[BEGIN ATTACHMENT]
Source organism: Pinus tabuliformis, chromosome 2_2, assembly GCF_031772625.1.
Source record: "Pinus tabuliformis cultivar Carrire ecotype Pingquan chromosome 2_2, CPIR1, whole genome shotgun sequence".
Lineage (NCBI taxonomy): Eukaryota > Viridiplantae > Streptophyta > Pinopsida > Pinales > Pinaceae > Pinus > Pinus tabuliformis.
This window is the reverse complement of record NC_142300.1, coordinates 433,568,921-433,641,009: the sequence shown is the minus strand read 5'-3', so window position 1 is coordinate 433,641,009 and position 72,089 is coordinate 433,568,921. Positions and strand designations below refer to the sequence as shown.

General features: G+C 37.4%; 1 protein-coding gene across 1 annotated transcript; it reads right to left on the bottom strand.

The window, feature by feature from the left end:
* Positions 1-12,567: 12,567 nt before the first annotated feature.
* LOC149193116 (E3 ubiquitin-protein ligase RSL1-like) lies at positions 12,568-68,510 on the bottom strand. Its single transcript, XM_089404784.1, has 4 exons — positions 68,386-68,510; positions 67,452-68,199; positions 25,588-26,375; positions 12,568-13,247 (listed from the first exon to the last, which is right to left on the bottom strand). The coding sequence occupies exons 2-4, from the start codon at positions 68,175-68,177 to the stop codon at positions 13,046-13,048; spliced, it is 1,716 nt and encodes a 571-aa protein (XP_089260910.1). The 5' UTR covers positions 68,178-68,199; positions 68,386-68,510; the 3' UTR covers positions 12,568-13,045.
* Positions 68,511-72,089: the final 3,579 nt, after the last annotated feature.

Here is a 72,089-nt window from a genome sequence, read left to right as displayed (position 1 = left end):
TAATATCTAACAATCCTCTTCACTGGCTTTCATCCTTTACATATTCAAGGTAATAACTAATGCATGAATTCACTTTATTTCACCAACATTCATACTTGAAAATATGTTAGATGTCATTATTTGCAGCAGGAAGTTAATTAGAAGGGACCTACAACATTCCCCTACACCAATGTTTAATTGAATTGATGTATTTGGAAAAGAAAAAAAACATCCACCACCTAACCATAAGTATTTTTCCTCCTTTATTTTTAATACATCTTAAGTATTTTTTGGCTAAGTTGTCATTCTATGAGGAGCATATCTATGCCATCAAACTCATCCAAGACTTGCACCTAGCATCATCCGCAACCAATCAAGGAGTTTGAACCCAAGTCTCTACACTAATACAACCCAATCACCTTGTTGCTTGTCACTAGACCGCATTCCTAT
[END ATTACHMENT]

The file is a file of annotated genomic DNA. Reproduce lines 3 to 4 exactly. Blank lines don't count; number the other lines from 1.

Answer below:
Lineage (NCBI taxonomy): Eukaryota > Viridiplantae > Streptophyta > Pinopsida > Pinales > Pinaceae > Pinus > Pinus tabuliformis.
This window is the reverse complement of record NC_142300.1, coordinates 433,568,921-433,641,009: the sequence shown is the minus strand read 5'-3', so window position 1 is coordinate 433,641,009 and position 72,089 is coordinate 433,568,921. Positions and strand designations below refer to the sequence as shown.